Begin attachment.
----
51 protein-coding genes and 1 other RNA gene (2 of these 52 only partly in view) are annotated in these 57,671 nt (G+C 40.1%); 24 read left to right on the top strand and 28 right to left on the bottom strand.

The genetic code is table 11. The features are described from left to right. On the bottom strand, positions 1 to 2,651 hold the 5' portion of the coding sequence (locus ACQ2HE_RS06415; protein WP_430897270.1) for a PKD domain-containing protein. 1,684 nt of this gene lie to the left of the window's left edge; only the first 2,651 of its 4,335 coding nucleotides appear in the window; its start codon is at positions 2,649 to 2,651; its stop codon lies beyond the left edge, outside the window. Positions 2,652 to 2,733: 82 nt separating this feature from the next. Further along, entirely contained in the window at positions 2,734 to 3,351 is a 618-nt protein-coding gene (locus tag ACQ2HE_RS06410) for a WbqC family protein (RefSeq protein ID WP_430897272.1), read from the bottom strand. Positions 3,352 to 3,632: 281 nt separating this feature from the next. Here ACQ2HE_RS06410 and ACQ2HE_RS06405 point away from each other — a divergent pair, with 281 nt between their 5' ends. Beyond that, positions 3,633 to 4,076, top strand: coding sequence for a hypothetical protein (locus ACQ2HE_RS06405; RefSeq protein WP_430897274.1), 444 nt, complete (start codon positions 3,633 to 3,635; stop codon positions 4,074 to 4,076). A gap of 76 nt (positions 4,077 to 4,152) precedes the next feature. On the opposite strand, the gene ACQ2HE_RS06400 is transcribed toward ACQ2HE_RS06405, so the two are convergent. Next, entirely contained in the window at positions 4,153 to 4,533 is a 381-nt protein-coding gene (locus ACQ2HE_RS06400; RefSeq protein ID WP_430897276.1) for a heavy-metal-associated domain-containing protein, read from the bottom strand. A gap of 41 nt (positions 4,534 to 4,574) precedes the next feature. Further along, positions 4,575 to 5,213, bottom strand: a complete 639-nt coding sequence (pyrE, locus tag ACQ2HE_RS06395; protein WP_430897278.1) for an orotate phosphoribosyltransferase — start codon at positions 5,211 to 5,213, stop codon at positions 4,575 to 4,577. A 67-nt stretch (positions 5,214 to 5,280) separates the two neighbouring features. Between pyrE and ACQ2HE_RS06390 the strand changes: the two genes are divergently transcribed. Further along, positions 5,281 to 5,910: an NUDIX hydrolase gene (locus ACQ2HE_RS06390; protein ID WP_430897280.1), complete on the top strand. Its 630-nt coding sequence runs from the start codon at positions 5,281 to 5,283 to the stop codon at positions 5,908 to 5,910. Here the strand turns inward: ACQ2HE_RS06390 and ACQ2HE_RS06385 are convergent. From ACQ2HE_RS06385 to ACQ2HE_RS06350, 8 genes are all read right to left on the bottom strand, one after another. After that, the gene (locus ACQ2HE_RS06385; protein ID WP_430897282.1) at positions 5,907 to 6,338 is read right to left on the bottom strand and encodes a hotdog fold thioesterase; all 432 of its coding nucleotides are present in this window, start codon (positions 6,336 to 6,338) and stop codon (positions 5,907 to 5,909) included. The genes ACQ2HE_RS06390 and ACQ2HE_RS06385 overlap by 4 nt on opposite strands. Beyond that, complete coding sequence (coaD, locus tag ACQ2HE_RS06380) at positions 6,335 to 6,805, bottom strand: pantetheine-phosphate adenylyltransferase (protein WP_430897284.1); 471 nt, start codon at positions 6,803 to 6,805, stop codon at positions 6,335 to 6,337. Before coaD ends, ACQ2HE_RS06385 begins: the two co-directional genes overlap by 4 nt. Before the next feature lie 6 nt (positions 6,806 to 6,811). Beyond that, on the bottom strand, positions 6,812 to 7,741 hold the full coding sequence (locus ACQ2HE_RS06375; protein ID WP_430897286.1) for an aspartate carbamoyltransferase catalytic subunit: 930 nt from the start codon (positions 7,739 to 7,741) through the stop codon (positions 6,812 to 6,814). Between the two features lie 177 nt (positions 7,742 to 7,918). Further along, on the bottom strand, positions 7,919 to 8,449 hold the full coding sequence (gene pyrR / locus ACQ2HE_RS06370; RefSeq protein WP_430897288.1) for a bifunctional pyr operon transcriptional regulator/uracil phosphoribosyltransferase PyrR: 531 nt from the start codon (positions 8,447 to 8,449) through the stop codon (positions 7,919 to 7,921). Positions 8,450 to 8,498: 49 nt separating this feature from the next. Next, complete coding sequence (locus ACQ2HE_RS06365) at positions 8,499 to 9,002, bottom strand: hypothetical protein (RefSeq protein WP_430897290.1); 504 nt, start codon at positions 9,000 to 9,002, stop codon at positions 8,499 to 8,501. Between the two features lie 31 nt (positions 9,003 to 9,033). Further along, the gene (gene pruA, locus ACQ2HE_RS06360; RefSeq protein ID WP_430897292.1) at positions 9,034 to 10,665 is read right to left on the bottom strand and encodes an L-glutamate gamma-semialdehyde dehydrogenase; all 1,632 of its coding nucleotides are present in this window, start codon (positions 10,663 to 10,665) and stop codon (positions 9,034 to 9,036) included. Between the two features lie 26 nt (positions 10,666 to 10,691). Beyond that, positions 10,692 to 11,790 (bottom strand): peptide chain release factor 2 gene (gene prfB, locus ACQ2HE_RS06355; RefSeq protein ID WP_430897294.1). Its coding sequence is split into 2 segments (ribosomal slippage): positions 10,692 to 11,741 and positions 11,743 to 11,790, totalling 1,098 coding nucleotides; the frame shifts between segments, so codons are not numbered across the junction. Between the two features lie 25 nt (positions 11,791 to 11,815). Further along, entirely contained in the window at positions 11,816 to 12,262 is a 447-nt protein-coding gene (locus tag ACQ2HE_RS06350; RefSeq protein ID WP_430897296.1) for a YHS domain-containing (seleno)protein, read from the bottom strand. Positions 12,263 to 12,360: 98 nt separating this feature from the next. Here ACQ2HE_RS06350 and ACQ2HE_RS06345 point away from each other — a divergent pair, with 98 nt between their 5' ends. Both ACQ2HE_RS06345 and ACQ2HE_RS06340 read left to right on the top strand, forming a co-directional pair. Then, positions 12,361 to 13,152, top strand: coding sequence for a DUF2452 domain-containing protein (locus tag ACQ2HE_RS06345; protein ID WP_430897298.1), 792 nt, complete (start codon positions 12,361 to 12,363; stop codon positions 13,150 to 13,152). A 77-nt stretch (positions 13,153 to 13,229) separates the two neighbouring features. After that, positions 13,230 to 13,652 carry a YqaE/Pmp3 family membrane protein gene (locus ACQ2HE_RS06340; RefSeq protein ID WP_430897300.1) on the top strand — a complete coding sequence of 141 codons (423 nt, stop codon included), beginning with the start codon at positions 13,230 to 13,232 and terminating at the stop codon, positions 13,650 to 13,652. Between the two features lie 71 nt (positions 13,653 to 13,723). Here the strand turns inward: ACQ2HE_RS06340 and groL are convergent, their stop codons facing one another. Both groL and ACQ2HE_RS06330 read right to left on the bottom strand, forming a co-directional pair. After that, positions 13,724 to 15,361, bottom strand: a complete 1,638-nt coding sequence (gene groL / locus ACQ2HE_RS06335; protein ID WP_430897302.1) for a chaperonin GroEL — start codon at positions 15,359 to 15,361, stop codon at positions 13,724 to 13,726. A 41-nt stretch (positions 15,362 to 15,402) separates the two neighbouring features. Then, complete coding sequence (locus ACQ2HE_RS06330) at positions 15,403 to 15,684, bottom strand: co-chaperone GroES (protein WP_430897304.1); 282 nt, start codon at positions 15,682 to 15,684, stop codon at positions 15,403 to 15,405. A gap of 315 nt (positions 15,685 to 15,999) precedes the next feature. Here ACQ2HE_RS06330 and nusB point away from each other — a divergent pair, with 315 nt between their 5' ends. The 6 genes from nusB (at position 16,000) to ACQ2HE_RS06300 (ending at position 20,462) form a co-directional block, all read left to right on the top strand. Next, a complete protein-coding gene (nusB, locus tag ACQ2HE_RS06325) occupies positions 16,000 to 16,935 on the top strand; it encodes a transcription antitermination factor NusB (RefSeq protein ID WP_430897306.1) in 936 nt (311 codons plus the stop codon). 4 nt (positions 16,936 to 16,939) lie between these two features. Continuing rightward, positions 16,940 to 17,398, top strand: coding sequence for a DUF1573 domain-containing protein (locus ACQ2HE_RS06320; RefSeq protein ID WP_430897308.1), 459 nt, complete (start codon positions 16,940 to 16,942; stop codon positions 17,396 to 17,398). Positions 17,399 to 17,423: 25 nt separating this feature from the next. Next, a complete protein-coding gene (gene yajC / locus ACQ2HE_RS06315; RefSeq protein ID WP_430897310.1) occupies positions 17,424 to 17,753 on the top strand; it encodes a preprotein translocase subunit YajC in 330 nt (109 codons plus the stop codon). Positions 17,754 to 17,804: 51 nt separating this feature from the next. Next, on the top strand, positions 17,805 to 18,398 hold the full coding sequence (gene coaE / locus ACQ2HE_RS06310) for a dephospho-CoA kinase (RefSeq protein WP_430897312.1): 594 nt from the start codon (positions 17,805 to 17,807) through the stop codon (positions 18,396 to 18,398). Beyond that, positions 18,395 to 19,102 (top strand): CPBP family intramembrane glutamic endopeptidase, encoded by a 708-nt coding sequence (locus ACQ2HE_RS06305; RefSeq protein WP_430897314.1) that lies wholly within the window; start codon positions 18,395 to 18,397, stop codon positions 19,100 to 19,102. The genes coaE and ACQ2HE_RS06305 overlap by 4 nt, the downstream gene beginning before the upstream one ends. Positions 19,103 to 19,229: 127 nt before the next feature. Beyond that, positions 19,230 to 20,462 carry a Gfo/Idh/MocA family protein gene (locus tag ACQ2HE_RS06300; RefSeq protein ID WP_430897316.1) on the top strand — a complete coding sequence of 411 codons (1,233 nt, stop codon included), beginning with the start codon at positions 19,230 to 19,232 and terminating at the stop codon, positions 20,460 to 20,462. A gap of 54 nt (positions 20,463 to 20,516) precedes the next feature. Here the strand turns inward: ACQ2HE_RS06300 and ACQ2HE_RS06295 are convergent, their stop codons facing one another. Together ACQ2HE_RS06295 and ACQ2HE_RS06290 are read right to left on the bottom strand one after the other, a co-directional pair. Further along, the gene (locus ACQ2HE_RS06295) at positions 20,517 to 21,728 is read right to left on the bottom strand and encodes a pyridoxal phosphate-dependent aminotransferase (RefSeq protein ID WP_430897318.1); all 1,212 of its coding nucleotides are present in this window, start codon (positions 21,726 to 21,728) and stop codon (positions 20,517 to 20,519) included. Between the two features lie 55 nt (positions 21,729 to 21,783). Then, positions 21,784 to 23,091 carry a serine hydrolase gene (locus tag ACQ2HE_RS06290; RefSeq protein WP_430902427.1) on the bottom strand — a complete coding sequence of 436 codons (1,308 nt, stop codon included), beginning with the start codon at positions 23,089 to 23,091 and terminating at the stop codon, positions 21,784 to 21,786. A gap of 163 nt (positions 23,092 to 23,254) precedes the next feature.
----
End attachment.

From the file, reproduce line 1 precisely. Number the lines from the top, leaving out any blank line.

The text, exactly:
51 protein-coding genes and 1 other RNA gene (2 of these 52 only partly in view) are annotated in these 57,671 nt (G+C 40.1%); 24 read left to right on the top strand and 28 right to left on the bottom strand.